If you want to boost your focus, you may want to look at pictures of cute animals. At least, this is what a Japanese study found. We aren't asking you to look at pictures of bunnies today, but we do want to get you to focus -- on banking apps.
The message from customers is clear: they want a way to reach your bank virtually, at any hour, to conduct both routine and new business. In other words, they want an app. According to a recent Citi poll, 91% of bank customers prefer using an app to visiting a branch. While this number is likely higher than for your institution, these days more people are comfortable using banking apps.
When it comes to getting an app, community financial institutions (CFIs) have four basic options. You could hire a developer to create an app, white-label an existing app, work with your core provider to create or adopt an app, or partner with a fintech company. There are many different elements involved for each of these, so do your research first. Your choice will depend on your resources and relationships.
Regardless of which route you choose, you'll need a firm idea of the features you want in your banking app. So, we give you a few things to keep in mind.
Remember that security is key. Without it, no other app features matter. Choose reliable data storage and don't store sensitive information, such as transaction-related information and passwords, on the user's device. Use two-factor authentication, such as password plus fingerprint, and an inactivity timer to close sessions, so an unauthorized user can't easily pose as a bank customer. An app needs to be even more secure than a website.
Create a straightforward, pleasant user experience. Your app doesn't have to be entertaining, but it should be frustration-free. Choose a logical flow that guides users through the app. Sync your app with your institution's website, so that information about transactions and account balances shows up accurately in both places. Keep your app fast by choosing only necessary features.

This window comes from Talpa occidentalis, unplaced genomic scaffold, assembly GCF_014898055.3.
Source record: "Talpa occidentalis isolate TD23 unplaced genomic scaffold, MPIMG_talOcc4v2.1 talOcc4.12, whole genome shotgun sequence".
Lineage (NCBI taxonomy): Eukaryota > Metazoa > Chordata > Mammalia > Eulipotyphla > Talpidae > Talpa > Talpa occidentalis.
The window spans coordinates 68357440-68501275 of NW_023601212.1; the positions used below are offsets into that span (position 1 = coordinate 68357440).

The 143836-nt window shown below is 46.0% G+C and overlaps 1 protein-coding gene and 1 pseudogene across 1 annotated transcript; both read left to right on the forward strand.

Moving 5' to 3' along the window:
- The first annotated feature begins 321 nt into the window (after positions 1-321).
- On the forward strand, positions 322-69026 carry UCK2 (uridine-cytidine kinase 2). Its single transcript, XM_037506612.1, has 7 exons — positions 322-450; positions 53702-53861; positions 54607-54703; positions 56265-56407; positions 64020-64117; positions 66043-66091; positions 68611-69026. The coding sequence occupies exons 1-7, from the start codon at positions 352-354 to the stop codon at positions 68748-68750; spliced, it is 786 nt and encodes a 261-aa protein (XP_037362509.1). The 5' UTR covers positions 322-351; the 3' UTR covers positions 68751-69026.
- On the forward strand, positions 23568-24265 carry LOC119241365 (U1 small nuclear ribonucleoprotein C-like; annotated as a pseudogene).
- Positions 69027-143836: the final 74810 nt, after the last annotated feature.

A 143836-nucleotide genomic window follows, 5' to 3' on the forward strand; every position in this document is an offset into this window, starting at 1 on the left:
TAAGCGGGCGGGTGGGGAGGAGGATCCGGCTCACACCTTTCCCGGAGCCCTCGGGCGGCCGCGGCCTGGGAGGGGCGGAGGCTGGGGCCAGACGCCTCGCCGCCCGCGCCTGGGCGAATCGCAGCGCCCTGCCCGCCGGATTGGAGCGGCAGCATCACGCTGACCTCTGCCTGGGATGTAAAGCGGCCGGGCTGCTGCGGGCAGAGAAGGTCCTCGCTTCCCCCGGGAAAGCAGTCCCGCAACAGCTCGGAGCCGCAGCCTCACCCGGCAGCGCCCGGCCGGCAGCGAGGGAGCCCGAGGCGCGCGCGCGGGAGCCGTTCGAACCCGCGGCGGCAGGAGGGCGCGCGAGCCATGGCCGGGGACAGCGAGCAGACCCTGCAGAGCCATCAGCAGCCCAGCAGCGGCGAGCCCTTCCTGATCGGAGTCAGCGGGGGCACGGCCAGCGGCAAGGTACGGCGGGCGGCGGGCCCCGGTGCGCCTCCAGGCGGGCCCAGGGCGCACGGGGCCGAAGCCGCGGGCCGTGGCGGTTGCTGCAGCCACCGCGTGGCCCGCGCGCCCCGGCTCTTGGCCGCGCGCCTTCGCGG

Keep your eye on the three core features. Each CFI app needs account management, transactions, and customer service access. Your app should let customers check account balances, monitor and manage their cards and accounts, deposit checks, and see recent transactions. Customers will want to move money between their own accounts or transfer money to other people's accounts. Warn them of any fees and give them the option of charging those fees to the sender or the recipient.
Provide easy access to customer service. On this point, you again have a choice. Connect your customer to a support team via text messenger or build a chatbot that will respond to user requests 7 days a week, 24 hours a day. That requires a second, separate development process, and you'll need to know what your customers are likely to need from the chatbot. Investing in a chatbot can be expensive upfront. But, it can pay off, in the money you save on hiring a support team.